BEIRUT (AP) — Even before Monday’s devastating earthquake, getting aid to all parts of war-battered Syria was fraught with daunting political and logistical challenges.
Those hurdles have only multiplied in the wake of the disaster that has killed thousands in Turkey and Syria and brought down thousands of buildings.
Damage to roads and other infrastructure in southern Turkey has stalled aid from reaching northern Syria, an area already devastated by 12 years of conflict.
Meanwhile, the government of Bashar Assad in Damascus is still a pariah in much of the international community, sanctioned by the US and European countries, which are reluctant to route aid directly through the government. American and EU officials have made clear the quake won’t change that.
Emergency workers say delays could cost lives, as local rescue crews struggle to pull families and children from the rubble and find housing for survivors amid brutal winter weather.
A key issue complicating the dispersal of aid is “the war and the way the aid response is split between rebel areas and Damascus,” said Aron Lund, a fellow with New York-based think tank Century International who researches Syria.
While the majority of Syria is under the control of the government in Damascus, most of the north is controlled by different — and sometimes conflicting — groups. The northwest is divided between land de facto controlled by Turkey and by Hayat Tahrir al-Sham, a rebel group with ties to al-Qaeda. Syria’s northeast is mostly held by US-backed Kurdish-led groups.
Foreign aid for years has been brought into northwestern Idlib province by way of Turkey, because of the difficulty of going by way of Damascus. But the area of southern Turkey traditionally used as a staging area has itself been heavily damaged by the earthquake.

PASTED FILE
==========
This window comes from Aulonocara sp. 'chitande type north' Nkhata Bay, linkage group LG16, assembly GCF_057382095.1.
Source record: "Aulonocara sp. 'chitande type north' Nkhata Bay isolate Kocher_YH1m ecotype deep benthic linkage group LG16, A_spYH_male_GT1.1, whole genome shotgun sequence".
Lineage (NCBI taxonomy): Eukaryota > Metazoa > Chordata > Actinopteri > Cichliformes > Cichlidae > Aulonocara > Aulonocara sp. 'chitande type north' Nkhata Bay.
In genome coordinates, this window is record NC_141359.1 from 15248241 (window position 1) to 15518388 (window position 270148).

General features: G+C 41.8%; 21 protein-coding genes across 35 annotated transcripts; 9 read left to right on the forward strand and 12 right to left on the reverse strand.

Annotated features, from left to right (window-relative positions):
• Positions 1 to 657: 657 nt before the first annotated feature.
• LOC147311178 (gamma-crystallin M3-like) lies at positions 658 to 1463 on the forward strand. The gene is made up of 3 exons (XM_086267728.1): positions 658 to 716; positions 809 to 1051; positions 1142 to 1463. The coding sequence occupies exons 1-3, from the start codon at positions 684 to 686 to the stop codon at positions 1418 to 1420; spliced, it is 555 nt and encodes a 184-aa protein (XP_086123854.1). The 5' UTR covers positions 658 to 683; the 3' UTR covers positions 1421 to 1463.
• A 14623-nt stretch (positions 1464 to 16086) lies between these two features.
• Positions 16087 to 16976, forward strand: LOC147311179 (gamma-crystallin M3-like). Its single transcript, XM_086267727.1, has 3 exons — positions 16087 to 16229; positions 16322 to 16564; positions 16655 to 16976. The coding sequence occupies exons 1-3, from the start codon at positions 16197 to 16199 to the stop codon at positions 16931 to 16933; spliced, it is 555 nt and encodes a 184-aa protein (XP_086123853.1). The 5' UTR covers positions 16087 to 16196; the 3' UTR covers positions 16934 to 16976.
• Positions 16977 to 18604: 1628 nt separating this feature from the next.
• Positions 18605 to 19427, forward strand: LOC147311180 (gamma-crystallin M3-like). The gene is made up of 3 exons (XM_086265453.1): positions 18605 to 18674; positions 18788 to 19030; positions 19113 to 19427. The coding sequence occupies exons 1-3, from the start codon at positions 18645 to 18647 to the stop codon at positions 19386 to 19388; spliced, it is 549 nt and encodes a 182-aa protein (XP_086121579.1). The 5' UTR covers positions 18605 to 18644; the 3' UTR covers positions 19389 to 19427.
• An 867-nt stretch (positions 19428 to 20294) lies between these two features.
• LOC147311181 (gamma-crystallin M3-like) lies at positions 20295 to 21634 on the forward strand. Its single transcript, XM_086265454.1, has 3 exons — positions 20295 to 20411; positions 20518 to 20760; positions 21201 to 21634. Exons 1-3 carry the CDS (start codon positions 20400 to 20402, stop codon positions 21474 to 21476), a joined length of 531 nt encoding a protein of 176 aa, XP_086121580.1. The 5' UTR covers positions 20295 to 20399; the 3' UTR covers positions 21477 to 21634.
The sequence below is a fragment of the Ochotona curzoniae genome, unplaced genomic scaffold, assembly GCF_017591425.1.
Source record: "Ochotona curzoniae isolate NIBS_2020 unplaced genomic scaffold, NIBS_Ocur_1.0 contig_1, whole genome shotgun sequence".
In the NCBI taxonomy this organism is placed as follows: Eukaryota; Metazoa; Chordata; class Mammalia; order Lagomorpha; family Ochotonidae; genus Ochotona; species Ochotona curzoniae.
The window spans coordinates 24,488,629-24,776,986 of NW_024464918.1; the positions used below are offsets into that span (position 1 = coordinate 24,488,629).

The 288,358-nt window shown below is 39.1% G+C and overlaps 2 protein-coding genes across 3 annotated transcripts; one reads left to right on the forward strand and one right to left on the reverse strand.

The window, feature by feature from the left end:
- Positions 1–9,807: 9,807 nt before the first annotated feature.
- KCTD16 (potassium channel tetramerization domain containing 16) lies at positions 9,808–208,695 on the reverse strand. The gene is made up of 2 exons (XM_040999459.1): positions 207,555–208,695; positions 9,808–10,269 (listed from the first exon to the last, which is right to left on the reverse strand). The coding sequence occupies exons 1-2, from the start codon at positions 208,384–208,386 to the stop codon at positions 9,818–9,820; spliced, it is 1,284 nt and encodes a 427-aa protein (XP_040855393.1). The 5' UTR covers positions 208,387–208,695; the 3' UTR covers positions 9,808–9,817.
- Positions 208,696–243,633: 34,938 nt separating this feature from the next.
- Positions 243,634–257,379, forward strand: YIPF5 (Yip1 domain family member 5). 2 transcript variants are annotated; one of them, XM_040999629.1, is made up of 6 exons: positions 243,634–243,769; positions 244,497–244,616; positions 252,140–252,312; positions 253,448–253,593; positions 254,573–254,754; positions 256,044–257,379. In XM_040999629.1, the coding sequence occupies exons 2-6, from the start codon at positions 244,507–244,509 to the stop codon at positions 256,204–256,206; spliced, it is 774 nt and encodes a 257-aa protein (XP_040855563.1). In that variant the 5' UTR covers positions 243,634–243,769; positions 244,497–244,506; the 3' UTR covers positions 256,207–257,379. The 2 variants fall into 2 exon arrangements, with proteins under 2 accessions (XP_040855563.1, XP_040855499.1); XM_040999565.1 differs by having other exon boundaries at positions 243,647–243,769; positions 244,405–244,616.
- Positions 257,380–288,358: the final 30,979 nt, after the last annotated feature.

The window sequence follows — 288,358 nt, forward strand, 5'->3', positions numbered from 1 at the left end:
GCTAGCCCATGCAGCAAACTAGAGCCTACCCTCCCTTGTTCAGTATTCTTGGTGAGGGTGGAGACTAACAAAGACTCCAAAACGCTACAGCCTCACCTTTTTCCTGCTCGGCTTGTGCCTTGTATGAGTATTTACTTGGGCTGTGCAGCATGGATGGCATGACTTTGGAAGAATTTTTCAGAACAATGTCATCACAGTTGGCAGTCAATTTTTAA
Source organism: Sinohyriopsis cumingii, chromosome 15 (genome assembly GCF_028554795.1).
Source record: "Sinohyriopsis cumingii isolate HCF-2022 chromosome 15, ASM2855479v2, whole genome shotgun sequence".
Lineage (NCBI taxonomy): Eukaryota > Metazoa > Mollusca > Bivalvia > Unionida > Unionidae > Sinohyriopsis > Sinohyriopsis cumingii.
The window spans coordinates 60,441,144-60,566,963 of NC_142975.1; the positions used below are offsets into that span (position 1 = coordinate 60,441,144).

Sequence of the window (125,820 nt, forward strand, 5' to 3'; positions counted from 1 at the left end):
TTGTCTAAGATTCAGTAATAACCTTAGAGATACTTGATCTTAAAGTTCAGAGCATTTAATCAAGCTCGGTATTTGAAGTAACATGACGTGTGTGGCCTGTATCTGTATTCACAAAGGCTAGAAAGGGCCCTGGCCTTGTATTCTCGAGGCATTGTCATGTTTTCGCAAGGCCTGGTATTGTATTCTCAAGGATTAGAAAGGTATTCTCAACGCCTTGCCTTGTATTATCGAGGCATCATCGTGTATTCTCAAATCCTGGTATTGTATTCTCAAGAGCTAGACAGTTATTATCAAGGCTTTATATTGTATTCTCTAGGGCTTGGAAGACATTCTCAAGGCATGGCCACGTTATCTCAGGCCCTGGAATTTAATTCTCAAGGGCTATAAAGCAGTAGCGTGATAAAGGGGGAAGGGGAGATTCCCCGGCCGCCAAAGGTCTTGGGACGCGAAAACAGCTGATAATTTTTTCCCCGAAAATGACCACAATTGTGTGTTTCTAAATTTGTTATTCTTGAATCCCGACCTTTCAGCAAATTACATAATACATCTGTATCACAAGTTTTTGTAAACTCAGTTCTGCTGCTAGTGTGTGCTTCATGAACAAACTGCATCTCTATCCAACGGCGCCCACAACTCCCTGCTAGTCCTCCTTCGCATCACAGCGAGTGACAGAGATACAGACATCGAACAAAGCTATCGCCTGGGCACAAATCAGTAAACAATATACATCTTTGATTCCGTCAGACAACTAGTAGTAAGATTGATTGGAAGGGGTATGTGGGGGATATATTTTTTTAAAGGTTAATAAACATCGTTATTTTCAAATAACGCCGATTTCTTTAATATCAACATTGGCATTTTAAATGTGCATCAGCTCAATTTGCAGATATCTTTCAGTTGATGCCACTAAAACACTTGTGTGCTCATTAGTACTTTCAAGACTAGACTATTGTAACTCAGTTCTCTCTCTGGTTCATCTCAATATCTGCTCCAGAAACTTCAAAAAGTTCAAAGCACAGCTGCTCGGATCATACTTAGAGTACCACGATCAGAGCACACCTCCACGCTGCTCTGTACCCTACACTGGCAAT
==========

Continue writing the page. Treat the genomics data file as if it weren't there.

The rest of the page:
Aid delivery into northwestern Syria was “temporarily disrupted” Tuesday, a United Nations spokesperson told The Associated Press, due to infrastructure damage and difficulty with road access.
In particular, damage to the Hatay airport and the road to the border crossing used for aid, Bab al-Hawa, was delaying shipments, said Emma Beals, a nonresident fellow at the Washington-based Middle East Institute.
“There is also the fact that there are enormous needs in Turkey itself,” she said.
One cause for hold-ups is that the UN mandate for delivering aid to the territory only allows it to enter through Bab al-Hawa crossing, Beals said. Also, international search teams may be reluctant to enter earthquake-affected areas controlled by HTS, which is designated as a terrorist organization by the US.
The group’s “presence limits the kinds of aid many donors are prepared to supply to the area,” she said.
The government in Damascus and its allies in Russia have seized the moment to renew their push for aid to the north to be routed through Damascus. Countries opposed to Assad do not trust the Syrian authorities to effectively deliver aid to opposition areas and worry it would be diverted to benefit people and institutions linked to the government.
Natasha Hall, a senior fellow at the Washington-based Center for Strategic and International Studies, said sending aid via Damascus to the north is not viable in practice, especially at a time of urgent need.
“It is extremely logistically and administratively difficult to get the approvals (from Damascus),” she said. Coordination of aid is also hampered “because the government of Syria doesn’t recognize the non-governmental organizations working in northwest Syria.”